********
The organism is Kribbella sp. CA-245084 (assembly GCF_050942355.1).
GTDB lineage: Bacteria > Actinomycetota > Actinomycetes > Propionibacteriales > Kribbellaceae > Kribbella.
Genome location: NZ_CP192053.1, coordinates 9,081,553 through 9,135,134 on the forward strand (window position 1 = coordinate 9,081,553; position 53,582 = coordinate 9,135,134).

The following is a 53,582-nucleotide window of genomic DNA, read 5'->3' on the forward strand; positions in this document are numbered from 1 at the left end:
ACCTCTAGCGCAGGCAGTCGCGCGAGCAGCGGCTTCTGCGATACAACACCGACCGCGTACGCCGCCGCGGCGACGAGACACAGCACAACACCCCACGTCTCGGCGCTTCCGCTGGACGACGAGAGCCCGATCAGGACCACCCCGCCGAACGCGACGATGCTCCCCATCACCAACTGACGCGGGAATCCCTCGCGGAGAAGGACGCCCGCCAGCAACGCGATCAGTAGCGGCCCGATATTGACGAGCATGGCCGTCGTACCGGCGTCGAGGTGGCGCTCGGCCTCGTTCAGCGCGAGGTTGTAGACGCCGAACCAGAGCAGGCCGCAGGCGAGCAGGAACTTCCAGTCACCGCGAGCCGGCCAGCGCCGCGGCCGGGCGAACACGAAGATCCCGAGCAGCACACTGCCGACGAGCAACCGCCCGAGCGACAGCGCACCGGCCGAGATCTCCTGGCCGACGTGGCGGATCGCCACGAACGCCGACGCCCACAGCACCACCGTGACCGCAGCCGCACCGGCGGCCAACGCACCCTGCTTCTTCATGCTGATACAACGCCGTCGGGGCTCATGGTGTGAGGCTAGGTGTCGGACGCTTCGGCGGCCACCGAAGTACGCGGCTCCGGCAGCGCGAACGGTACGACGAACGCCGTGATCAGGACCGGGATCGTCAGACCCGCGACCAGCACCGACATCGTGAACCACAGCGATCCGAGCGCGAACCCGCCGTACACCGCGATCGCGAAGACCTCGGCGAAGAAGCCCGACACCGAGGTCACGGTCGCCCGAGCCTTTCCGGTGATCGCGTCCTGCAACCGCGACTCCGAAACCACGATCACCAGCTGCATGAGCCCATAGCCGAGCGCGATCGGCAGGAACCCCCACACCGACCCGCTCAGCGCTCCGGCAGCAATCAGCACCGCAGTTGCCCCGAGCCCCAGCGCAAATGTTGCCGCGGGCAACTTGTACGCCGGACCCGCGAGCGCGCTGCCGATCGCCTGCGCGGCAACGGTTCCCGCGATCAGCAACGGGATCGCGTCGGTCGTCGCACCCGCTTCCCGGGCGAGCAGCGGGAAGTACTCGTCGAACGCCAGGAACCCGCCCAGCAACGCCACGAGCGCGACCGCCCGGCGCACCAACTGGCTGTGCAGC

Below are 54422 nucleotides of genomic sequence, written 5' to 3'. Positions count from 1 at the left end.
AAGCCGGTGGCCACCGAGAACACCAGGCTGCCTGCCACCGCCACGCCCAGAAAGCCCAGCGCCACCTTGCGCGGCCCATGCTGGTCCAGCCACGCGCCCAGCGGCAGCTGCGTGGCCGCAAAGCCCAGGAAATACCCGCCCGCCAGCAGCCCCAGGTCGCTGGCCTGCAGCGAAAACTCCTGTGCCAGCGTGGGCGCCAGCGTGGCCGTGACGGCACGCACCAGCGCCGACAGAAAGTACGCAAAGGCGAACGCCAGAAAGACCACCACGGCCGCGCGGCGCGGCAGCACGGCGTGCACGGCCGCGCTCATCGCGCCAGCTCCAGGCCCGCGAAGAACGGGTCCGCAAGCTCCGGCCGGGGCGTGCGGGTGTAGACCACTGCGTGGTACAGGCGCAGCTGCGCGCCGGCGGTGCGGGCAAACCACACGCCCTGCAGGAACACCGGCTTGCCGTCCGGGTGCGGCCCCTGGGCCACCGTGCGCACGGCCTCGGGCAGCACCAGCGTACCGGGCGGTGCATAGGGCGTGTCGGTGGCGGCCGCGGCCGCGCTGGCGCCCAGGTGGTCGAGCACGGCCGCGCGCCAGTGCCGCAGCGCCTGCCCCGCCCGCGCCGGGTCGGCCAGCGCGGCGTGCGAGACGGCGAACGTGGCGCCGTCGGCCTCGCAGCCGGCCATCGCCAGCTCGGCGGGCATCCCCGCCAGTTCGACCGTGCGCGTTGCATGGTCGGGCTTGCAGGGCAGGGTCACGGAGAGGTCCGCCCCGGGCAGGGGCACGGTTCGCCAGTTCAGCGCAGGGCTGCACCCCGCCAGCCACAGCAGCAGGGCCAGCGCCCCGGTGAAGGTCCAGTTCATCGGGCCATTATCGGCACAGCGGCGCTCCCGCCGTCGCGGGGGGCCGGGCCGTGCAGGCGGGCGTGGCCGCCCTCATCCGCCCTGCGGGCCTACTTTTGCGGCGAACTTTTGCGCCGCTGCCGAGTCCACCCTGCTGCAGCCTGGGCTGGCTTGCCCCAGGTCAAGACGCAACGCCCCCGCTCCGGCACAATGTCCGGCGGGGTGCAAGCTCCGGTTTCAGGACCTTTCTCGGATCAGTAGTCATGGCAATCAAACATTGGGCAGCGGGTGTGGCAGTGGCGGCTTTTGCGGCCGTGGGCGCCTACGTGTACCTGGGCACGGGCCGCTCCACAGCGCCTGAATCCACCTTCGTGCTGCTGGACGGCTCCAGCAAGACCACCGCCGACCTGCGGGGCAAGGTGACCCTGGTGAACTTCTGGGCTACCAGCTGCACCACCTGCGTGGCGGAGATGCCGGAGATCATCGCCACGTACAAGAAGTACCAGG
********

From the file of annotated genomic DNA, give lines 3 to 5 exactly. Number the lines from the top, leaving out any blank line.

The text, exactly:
Genome location: NZ_CP192053.1, coordinates 9,081,553 through 9,135,134 on the forward strand (window position 1 = coordinate 9,081,553; position 53,582 = coordinate 9,135,134).

The following is a 53,582-nucleotide window of genomic DNA, read 5'->3' on the forward strand; positions in this document are numbered from 1 at the left end:
ACCTCTAGCGCAGGCAGTCGCGCGAGCAGCGGCTTCTGCGATACAACACCGACCGCGTACGCCGCCGCGGCGACGAGACACAGCACAACACCCCACGTCTCGGCGCTTCCGCTGGACGACGAGAGCCCGATCAGGACCACCCCGCCGAACGCGACGATGCTCCCCATCACCAACTGACGCGGGAATCCCTCGCGGAGAAGGACGCCCGCCAGCAACGCGATCAGTAGCGGCCCGATATTGACGAGCATGGCCGTCGTACCGGCGTCGAGGTGGCGCTCGGCCTCGTTCAGCGCGAGGTTGTAGACGCCGAACCAGAGCAGGCCGCAGGCGAGCAGGAACTTCCAGTCACCGCGAGCCGGCCAGCGCCGCGGCCGGGCGAACACGAAGATCCCGAGCAGCACACTGCCGACGAGCAACCGCCCGAGCGACAGCGCACCGGCCGAGATCTCCTGGCCGACGTGGCGGATCGCCACGAACGCCGACGCCCACAGCACCACCGTGACCGCAGCCGCACCGGCGGCCAACGCACCCTGCTTCTTCATGCTGATACAACGCCGTCGGGGCTCATGGTGTGAGGCTAGGTGTCGGACGCTTCGGCGGCCACCGAAGTACGCGGCTCCGGCAGCGCGAACGGTACGACGAACGCCGTGATCAGGACCGGGATCGTCAGACCCGCGACCAGCACCGACATCGTGAACCACAGCGATCCGAGCGCGAACCCGCCGTACACCGCGATCGCGAAGACCTCGGCGAAGAAGCCCGACACCGAGGTCACGGTCGCCCGAGCCTTTCCGGTGATCGCGTCCTGCAACCGCGACTCCGAAACCACGATCACCAGCTGCATGAGCCCATAGCCGAGCGCGATCGGCAGGAACCCCCACACCGACCCGCTCAGCGCTCCGGCAGCAATCAGCACCGCAGTTGCCCCGAGCCCCAGCGCAAATGTTGCCGCGGGCAACTTGTACGCCGGACCCGCGAGCGCGCTGCCGATCGCCTGCGCGGCAACGGTTCCCGCGATCAGCAACGGGATCGCGTCGGTCGTCGCACCCGCTTCCCGGGCGAGCAGCGGGAAGTACTCGTCGAACGCCAGGAACCCGCCCAGCAACGCCACGAGCGCGACCGCCCGGCGCACCAACTGGCTGTGCAGC